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New year New me? How to get 2024 right. A lesson from WW2.

The problem, myself included, is that we often mix good intentions with poor execution. We use the new year to springboard us into a new us. We envision losing inches of our waistline. We dream of saving dollars by cutting frivolous spending. We commit to eating healthy foods, lifting steel, and improving our cardiovascular health. We promise to quit bad habits, to cut down on energy drinks, and to give up alcohol. We desire to travel more and to volunteer at church. Despite these well-meaning goals we often fall short. According to a commonly cited statistic from the University of Scranton, only about 8% of people are successful in achieving their New Year's resolutions. Why?


WW2 America vs Japan. After the surprise attack on Pearl Harbor on December 7, 1941, the Japanese rapidly advanced through Southeast Asia, including the invasion of the Philippines. See War Plan Orange - defend the Philippines and hold out until reinforcements could arrive. However, the overwhelming Japanese invasion force, combined with air and naval superiority, led to a rapid deterioration of the Allied position in the Philippines.

General Douglas MacArthur, who was in command of the Allied forces in the Philippines, faced significant setbacks. The Allies were forced to retreat to the Bataan Peninsula and the island of Corregidor. Despite initial resistance, the situation became increasingly untenable.

Short Story

The dense jungle, once a vibrant canvas teeming with life, now bore the heavy footprints of defeat. The echoes of failure reverberated through the twisted foliage, each misstep etching scars into the very fabric of the landscape that General Douglas MacArthur had hoped to defend. The grand design, a masterpiece conceived with the ink of overconfidence, crumbled beneath the relentless onslaught of a meticulous enemy—a symphony of destruction conducted with strategic precision by the advancing Japanese forces.

As MacArthur huddled over the worn map, the lines of retreat weren't mere ink; they were visceral wounds cutting through the paper—a tangible manifestation of dashed hopes and shattered dreams. The once-favorable terrain, now scarred by the fallout of miscalculations and misplaced confidence, demanded a revolution, an upheaval in the very approach to the grand theater of war.

MacArthur was given a bitter directive to withdraw—a pill swallowed against the backdrop of denial's fog. MacArthur's new strategy, born from the crucible of humility, discarded the heavy cloak of misplaced pride, embracing adaptability as its guiding light in the encroaching darkness of defeat.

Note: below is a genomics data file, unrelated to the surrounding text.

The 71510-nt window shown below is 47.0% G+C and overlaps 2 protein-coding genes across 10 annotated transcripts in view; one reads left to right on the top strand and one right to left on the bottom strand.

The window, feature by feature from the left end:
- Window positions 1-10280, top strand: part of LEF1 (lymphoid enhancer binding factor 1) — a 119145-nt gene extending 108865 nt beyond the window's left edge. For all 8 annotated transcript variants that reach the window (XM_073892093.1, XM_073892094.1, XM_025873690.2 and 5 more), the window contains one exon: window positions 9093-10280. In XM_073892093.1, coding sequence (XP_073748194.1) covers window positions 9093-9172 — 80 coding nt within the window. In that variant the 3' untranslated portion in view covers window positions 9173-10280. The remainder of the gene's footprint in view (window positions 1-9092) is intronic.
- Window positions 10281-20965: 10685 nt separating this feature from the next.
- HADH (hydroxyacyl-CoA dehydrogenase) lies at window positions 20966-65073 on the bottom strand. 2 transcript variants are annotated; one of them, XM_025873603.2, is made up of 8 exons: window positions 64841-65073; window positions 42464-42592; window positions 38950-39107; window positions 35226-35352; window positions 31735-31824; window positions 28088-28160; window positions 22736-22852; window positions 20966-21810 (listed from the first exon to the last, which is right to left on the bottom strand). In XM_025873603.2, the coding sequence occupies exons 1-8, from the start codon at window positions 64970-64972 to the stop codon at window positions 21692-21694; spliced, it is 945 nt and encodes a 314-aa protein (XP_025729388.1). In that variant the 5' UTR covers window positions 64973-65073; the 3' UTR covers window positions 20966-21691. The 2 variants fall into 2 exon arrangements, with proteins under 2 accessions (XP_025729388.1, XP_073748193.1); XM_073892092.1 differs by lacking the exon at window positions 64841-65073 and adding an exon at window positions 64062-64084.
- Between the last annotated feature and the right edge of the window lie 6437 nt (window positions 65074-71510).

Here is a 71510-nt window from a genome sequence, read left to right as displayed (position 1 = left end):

MacArthur's focus shifted from the minutiae of minor battles to the pursuit of colossal, overarching objectives. The island-hopping strategy emerged like a phoenix from the ashes of past failures—a grand design acknowledging the impossibility of defending every inch of the vast Pacific archipelago. The resolution was a commitment, a pledge to strategically bypass fortified positions, avoiding the treacherous quagmire of entrenched resistance and targeting key objectives. It was shedding the burdens of defeat, navigating a complex future with a renewed purpose, a commitment to rewrite the narrative of the Pacific campaign.

The success of MacArthur's new strategy wasn't just a matter of military maneuvering; it hinged on the capacity to learn from the haunting echoes of past mistakes. The treacherous waters of strategic uncertainty required a nimble resolve, a captain steering the ship of redemption through uncharted seas. The islands, once perceived as insurmountable challenges, now became stepping stones, guiding the way toward a brighter, triumphant future.

MacArthur's embrace of change wasn't a concession to defeat; it was a revolutionary act of resilience—a commitment to overarching objectives that would redefine the very course of the Pacific campaign. As the sun set on the theater of war, casting its golden hues on the waves of transformation, the echoes of MacArthur's revised strategy resonated through the palm trees.

The emotional need for transformation, born from the crucible of failure, blossomed into a resolute determination to navigate the uncharted waters of grand objectives. It wasn't a rejection of the past but a courageous embrace of a future forged in the fires of self-reflection and adaptability.

This change in tactics ultimately contributed to the Allied island-hopping campaign that played a significant role in the Pacific theater's later stages, leading to the eventual defeat of Japan.

Way forward

In the battle of life, we lose battles but we can not lose our resolve. We must adapt and claw our way to victory. We do this by focusing on major objectives. We focus on who we want to become over minor battles in the process. We go around fortified positions in our attempt to win the war. And in the process, sometimes we need to rally reload and get back in the fight.

Try starting this year by first defining who you want to be. Take out a pen and paper and answer the questions below. Save it to a Word file and pin it to your desktop. Ask AI to generate a picture and hang it in your office to remind you.


What is your narrative?

What values do you want to be defined by?

At the end of your life, how do you want people to describe you?

What do your past mistakes tell you about your future victories?

What is one word or value that will define who you are going to be in 2024?

Then create your objectives to get there. Don't forget to go around fortified positions and to be adaptable and resilient so you can win the war.


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